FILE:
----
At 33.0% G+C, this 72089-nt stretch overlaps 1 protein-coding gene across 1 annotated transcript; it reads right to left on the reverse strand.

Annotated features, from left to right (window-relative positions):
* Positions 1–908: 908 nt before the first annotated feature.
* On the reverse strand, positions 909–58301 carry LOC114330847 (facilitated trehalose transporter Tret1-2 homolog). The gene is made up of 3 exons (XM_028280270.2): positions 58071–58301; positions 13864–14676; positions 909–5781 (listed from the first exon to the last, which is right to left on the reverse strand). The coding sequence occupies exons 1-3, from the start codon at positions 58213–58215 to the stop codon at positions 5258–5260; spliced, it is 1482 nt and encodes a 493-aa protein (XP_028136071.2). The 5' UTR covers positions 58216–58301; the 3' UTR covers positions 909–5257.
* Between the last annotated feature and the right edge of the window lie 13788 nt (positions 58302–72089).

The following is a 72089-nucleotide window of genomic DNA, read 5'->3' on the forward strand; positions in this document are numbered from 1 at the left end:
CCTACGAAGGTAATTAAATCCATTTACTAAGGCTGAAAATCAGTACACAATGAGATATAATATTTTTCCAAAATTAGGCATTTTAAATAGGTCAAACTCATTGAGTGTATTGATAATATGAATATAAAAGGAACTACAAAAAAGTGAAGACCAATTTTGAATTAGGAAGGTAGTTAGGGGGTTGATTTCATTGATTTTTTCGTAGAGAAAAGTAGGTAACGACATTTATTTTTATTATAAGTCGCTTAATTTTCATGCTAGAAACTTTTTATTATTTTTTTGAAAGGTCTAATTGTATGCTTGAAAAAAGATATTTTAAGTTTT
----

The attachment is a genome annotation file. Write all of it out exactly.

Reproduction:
At 33.0% G+C, this 72089-nt stretch overlaps 1 protein-coding gene across 1 annotated transcript; it reads right to left on the reverse strand.

Annotated features, from left to right (window-relative positions):
* Positions 1–908: 908 nt before the first annotated feature.
* On the reverse strand, positions 909–58301 carry LOC114330847 (facilitated trehalose transporter Tret1-2 homolog). The gene is made up of 3 exons (XM_028280270.2): positions 58071–58301; positions 13864–14676; positions 909–5781 (listed from the first exon to the last, which is right to left on the reverse strand). The coding sequence occupies exons 1-3, from the start codon at positions 58213–58215 to the stop codon at positions 5258–5260; spliced, it is 1482 nt and encodes a 493-aa protein (XP_028136071.2). The 5' UTR covers positions 58216–58301; the 3' UTR covers positions 909–5257.
* Between the last annotated feature and the right edge of the window lie 13788 nt (positions 58302–72089).

The following is a 72089-nucleotide window of genomic DNA, read 5'->3' on the forward strand; positions in this document are numbered from 1 at the left end:
CCTACGAAGGTAATTAAATCCATTTACTAAGGCTGAAAATCAGTACACAATGAGATATAATATTTTTCCAAAATTAGGCATTTTAAATAGGTCAAACTCATTGAGTGTATTGATAATATGAATATAAAAGGAACTACAAAAAAGTGAAGACCAATTTTGAATTAGGAAGGTAGTTAGGGGGTTGATTTCATTGATTTTTTCGTAGAGAAAAGTAGGTAACGACATTTATTTTTATTATAAGTCGCTTAATTTTCATGCTAGAAACTTTTTATTATTTTTTTGAAAGGTCTAATTGTATGCTTGAAAAAAGATATTTTAAGTTTT